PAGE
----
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“Black confederate” Fool Meets Real confederate KKK

This clown has been running around for the past 20 years or so flying his confederate flag, dressed up in a confederate uniform. He is a favorite with racist groups throughout the South to parade up on the stage to cover their pharmacists we need to take up a collection to have Psychologists do research into “Uncle Tom Syndrome”, and possible cures.

HK Edgerton (James Scott/Facebook)

The Lawn Ornament in question…

Bystanders break up bizarre scuffle between angry KKK members and black pro-Confederate activist

A black pro-Confederate demonstrator was met by angry Ku Klux Klan members at a Florida park in a Dave Chappelle sketch come to life.

H.K. Edgerton, the former president of the NAACP chapter in Asheville, North Carolina, travels the South wearing a Confederate army uniform to promote his belief that the seditious government was not racist.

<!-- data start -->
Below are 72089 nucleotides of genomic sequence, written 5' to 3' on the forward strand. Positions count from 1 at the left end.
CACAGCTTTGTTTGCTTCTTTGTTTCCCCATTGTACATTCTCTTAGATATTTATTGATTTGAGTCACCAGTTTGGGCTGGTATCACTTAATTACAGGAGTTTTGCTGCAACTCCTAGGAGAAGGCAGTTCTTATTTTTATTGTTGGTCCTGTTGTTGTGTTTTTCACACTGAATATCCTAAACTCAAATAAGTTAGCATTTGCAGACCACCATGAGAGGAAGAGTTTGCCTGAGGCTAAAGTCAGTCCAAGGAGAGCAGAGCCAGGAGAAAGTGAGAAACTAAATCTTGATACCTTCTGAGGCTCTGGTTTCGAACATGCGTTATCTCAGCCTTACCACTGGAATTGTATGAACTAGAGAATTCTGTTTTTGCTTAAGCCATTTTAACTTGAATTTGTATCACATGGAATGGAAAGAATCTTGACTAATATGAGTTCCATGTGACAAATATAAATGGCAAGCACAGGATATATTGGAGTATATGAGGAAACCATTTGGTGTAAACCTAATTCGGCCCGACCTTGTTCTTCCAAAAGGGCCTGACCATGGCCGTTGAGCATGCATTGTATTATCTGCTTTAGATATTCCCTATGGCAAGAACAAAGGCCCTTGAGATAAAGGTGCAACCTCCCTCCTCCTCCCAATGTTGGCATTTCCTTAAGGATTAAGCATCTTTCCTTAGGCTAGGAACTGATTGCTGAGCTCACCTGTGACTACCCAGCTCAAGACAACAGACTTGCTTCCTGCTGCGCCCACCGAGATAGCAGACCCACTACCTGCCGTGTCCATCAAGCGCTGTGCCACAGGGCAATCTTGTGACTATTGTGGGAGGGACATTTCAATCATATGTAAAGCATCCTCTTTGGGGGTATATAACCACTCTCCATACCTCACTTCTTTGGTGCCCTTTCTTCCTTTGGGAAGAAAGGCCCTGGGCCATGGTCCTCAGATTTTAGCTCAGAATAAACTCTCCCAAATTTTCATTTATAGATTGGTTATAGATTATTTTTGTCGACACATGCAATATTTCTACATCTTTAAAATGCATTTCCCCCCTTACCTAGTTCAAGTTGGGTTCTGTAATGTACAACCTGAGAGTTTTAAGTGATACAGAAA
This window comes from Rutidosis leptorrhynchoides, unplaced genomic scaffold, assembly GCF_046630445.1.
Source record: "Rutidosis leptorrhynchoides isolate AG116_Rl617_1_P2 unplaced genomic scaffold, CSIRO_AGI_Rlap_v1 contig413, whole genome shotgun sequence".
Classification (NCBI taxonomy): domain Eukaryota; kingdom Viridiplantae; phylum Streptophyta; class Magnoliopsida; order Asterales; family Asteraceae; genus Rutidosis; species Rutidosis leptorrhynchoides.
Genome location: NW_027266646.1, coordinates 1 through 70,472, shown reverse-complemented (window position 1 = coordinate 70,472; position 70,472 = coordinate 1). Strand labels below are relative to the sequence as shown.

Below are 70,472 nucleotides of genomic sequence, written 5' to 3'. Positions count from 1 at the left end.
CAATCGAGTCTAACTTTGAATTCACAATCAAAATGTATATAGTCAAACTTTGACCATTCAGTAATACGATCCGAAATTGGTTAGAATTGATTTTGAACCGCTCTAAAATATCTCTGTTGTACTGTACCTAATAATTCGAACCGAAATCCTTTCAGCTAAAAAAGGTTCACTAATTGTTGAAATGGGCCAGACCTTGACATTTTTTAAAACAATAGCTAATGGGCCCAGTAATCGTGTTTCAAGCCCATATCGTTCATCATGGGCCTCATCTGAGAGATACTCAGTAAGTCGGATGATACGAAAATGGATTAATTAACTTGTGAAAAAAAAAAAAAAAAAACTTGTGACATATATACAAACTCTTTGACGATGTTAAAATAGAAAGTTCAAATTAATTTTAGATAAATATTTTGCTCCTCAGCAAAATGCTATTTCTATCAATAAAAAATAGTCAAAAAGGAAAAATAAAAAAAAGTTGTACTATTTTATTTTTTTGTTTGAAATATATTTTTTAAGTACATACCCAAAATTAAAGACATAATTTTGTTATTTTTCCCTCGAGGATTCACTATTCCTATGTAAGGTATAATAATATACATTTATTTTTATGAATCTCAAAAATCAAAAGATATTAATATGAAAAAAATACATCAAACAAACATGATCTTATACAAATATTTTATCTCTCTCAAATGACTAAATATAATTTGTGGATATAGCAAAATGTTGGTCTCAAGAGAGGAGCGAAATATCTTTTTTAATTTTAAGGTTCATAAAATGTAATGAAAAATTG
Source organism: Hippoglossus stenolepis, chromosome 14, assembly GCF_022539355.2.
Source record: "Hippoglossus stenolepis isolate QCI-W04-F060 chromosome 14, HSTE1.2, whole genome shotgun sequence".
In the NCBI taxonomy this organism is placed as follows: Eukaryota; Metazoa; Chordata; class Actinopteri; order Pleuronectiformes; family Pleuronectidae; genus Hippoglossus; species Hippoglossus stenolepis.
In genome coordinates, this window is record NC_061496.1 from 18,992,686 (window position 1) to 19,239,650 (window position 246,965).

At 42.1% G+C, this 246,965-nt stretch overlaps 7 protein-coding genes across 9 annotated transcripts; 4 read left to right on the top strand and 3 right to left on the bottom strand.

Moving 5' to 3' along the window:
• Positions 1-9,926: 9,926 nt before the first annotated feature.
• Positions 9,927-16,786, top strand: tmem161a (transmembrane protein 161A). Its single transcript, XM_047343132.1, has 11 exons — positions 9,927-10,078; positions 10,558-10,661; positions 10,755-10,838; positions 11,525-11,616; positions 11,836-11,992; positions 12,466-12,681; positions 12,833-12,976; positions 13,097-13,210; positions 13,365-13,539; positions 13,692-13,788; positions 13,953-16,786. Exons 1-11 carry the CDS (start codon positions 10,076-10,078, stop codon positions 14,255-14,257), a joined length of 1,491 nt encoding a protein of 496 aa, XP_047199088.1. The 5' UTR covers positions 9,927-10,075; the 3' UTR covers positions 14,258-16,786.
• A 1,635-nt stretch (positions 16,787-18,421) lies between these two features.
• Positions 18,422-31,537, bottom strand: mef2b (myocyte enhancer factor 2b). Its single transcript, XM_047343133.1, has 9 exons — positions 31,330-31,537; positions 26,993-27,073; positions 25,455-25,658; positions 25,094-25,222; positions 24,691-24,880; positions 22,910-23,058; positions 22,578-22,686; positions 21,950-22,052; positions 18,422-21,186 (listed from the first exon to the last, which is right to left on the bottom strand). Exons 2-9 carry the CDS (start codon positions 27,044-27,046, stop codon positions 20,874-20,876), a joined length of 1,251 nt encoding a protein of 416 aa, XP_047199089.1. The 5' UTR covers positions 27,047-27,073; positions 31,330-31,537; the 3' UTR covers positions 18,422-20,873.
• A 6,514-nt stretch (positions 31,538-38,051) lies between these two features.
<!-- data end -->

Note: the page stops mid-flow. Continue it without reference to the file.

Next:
The 68-year-old Edgerton baffled his former colleagues by campaigning in favor of pro-Confederate groups and promoting their symbols — which many Americans perceive as antagonistic emblems of the slavery and racism.

He stood beside a Confederate monument in Asheville last year holding the “Stars and Bars” battle flag after vandals painted “Black Lives Matter” on the pedestal a week after a white supremacist who posed with the flag gunned down nine black worshipers at a South Carolina church.

He’s also made lengthy — and solo — marches across the South over the past 16 years to promote his belief that Confederate heritage was not necessarily racist, and he’s currently walking across Florida for the same purpose.

Edgerton, wearing a gray historical uniform, was paying his respects Monday morning at the Hemming Park Confederate Monument in Jacksonville when several members of an area KKK chapter confronted him, reported WTLV-TV.

The racist group argued with Edgerton until witnesses came to his defense and defused the situation.

The Southern Legal Resource Center, where Edgerton is a board member, said they weren’t sure why KKK members protested the black pro-Confederate activist’s demonstration.